7 Essential Interview Questions You Should be Asking

John Krautzel
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Many job candidates spend a lot of time preparing for an interview by practicing answers to common interview questions, but asking your own questions during the interview is also important. The right questions help you determine if the opportunity is the right one and shows the hiring manager you're serious about the job. Here are seven essential questions to ask.

1. "Why is This Position Open?"

This is a great question to ask towards the beginning of the interview. The answer can help you learn what might be expected of you. If the position is new, you'll likely work together with your superior to design your workday and responsibilities. If you're replacing someone, your duties are probably very structured and specific. It's also good to know why the previous person left the company, just in case there are red flags there.

2. "What is the Culture Like?"

You may possess all the qualifications the company is looking for, but a truly good fit only happens when your personal values and character traits align with the organization's values. Asking about company culture during the interview gives you insight into what it's really like to work there and lets the interviewer know you're serious about becoming a part of the team.

3. "How is Success Defined in this Role?"

This question shows that you're focused on your future performance and plan to excel in your new position. Based on the interviewer's response, you can determine how the company motivates its strongest employees, and what kinds of behaviors and skills the company rewards.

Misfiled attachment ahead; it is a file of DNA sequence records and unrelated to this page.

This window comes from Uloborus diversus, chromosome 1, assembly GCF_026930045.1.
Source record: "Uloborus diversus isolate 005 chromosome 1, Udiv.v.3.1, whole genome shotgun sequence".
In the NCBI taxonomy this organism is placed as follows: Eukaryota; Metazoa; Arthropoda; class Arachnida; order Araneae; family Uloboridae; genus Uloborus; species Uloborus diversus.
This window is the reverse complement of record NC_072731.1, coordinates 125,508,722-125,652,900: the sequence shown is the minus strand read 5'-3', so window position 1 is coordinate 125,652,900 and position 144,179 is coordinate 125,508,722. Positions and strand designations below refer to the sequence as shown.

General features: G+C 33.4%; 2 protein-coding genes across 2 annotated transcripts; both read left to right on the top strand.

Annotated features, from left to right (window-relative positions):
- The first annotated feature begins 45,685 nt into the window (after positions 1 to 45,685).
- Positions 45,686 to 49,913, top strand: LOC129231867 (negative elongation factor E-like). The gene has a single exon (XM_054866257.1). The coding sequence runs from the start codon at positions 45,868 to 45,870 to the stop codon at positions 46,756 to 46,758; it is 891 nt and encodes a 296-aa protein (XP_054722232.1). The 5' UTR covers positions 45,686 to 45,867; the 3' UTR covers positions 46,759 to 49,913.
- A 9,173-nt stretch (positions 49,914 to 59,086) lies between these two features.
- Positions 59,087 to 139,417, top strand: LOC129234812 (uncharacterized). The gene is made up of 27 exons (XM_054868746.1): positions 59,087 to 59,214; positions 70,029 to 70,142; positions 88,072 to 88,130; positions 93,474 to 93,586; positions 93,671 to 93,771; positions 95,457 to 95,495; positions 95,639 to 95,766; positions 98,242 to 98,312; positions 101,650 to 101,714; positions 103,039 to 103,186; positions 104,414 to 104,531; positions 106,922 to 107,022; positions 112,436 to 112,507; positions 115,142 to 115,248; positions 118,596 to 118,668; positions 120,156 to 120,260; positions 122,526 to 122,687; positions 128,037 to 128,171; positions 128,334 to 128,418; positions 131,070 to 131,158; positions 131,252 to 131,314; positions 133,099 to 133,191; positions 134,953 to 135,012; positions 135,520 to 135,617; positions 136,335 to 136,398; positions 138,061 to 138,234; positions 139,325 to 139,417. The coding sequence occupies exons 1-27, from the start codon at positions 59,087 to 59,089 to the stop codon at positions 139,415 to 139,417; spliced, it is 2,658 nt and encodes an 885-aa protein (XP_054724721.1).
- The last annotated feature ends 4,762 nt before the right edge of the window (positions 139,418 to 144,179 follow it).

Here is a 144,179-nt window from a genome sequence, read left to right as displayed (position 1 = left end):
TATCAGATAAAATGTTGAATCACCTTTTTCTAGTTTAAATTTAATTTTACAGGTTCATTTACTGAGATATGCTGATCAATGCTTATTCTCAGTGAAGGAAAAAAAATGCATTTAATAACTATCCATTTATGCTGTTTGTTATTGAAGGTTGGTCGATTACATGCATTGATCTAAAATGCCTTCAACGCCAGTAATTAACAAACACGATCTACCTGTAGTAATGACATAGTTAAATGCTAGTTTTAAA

4. "What is Your Management Style?"

If you're fortunate enough to interview with your future boss, this question can offer a goldmine of information. It's imperative you know how your boss leads his team and whether or not his management style is a good fit for your work style. If you prefer to work autonomously at your own pace, being paired with a Type-A micromanager is a bad idea. Knowing the boss's management style at the interview stage gives you ample opportunity to reconsider the job, if need be.

5. "What do You Like About Working Here?"

Get into the interviewer's head a little by asking what he personally enjoys about working for the company. Asking this question is a great way to get a more authentic, off-the-cuff answer about what it's really like to work for the firm.

6. "Do You Have any Reservations About Hiring Me?"

While some may see this question as forward, it's a great way to address any reservations the hiring manager may have about you. Be prepared to go to bat for yourself here; you may need to correct a misunderstanding or spin a weak spot into a potential asset right there on the spot.

7. "What are the Next Steps?"

Asking this question last is a great way to close the interview; it reiterates your interest in the position, while compelling the interviewer to give you a timeline on what to expect.

The interview is a conversation, not an interrogation. Therefore, don't allow the interview to end without asking a few thoughtful questions of your own. It shows your enthusiasm and seriousness about the opportunity, while giving you a little more insight into the organization and its policies.

Photo courtesy of Ambro at FreeDigitalPhotos.net


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